Dominican University of California
 

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Presentation or Panel Title

Host range studies and molecular identification of Phytophthora fallax, a new invasive plant pathogen in California

Location

Guzman Lecture Hall

Start Date

4-15-2016 2:30 PM

End Date

4-15-2016 3:30 PM

Department

Natural Sciences and Mathematics

Student Type

Undergraduate

Faculty Mentor

Wolfgang Schweigkofler, Ph.D.

Presentation Format

Poster Presentation

Abstract/Description

In 2013, the plant pathogen Phytophthora fallax was isolated from Eucalyptus leaves (E. globulus) at the National Ornamentals Research Site at the Dominican University of California (NORS-DUC, San Rafael, Marin Co.). This was the first report of P. fallax from the USA. Previously, P. fallax was only known to occur in New Zealand and Australia, where infected plants did exhibit symptoms of leaf spots, foliage loss, and dieback. In order to study the potential impact of P. fallax on ornamental and native plants, we initiated a series of experiments to determine host range and optimal growth temperatures. Growth of P. fallax at temperatures of 5, 10, 15, 20, 25, and 30°C will be measured in both solid and liquid selective media. Detached leaves of Rhododendron, Eucalyptus, Camellia, and California Bay Laurel will be infected with mycelia plugs of P. fallax and symptom development will be observed after incubation at 20 °C for several weeks. Molecular analysis will be conducted using ITS sequencing to authenticate and compare against sequences already stored in GenBank database. With this research, we hope to gain a better understanding of the potential impact of P. fallax on ornamental and native plants in California, and eventually lay the groundwork to establish effective control strategies.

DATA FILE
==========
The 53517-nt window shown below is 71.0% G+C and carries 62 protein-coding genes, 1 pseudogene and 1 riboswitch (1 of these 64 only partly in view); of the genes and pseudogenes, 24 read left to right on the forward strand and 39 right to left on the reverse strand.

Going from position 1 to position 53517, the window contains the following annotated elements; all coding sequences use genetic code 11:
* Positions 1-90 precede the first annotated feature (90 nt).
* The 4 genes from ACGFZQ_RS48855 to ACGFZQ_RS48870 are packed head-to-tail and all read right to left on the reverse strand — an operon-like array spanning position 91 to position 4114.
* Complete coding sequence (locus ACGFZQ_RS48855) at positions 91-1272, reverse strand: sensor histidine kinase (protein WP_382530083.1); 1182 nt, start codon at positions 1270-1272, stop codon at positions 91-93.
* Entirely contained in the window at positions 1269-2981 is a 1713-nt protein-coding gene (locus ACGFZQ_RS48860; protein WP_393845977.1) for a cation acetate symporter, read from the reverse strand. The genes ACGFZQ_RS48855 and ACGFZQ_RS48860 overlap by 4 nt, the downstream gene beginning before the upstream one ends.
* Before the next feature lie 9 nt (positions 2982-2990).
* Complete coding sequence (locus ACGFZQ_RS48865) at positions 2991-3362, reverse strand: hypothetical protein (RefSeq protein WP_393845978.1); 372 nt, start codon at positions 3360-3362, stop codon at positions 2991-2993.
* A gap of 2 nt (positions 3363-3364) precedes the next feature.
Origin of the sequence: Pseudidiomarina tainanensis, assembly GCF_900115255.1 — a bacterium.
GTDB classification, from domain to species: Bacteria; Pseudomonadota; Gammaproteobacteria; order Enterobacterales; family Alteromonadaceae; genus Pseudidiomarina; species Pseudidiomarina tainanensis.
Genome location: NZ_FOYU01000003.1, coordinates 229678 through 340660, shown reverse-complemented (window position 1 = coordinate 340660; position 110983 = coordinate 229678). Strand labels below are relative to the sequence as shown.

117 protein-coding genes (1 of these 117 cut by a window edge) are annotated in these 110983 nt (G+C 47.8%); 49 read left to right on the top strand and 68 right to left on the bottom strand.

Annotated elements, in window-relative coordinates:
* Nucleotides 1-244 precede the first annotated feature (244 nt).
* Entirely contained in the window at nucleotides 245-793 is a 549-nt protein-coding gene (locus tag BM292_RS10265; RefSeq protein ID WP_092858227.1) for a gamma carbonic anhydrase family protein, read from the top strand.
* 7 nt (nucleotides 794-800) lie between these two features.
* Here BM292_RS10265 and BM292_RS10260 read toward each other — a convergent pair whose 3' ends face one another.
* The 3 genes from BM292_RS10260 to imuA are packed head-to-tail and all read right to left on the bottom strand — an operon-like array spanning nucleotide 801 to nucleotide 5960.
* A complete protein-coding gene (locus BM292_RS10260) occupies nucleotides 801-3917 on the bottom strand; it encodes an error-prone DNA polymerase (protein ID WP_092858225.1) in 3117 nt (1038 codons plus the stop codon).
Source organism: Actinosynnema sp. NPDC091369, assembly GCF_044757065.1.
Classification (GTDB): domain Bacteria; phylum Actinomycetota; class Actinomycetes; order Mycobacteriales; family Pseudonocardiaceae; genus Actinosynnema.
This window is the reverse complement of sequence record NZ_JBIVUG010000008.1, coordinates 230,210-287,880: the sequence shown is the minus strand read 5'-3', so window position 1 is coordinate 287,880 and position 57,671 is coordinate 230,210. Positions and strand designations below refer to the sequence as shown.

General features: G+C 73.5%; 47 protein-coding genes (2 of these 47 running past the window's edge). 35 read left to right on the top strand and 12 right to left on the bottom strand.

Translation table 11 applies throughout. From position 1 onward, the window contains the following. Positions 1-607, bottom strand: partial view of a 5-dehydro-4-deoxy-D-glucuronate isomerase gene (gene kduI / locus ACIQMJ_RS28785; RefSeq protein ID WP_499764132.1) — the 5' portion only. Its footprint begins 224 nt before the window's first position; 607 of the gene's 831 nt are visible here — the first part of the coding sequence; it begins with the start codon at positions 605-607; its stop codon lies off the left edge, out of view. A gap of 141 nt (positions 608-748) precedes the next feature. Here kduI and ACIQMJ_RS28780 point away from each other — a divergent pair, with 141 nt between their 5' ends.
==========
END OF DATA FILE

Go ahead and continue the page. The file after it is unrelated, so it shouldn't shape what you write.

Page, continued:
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Apr 15th, 2:30 PM Apr 15th, 3:30 PM

Host range studies and molecular identification of Phytophthora fallax, a new invasive plant pathogen in California

Guzman Lecture Hall

In 2013, the plant pathogen Phytophthora fallax was isolated from Eucalyptus leaves (E. globulus) at the National Ornamentals Research Site at the Dominican University of California (NORS-DUC, San Rafael, Marin Co.). This was the first report of P. fallax from the USA. Previously, P. fallax was only known to occur in New Zealand and Australia, where infected plants did exhibit symptoms of leaf spots, foliage loss, and dieback. In order to study the potential impact of P. fallax on ornamental and native plants, we initiated a series of experiments to determine host range and optimal growth temperatures. Growth of P. fallax at temperatures of 5, 10, 15, 20, 25, and 30°C will be measured in both solid and liquid selective media. Detached leaves of Rhododendron, Eucalyptus, Camellia, and California Bay Laurel will be infected with mycelia plugs of P. fallax and symptom development will be observed after incubation at 20 °C for several weeks. Molecular analysis will be conducted using ITS sequencing to authenticate and compare against sequences already stored in GenBank database. With this research, we hope to gain a better understanding of the potential impact of P. fallax on ornamental and native plants in California, and eventually lay the groundwork to establish effective control strategies.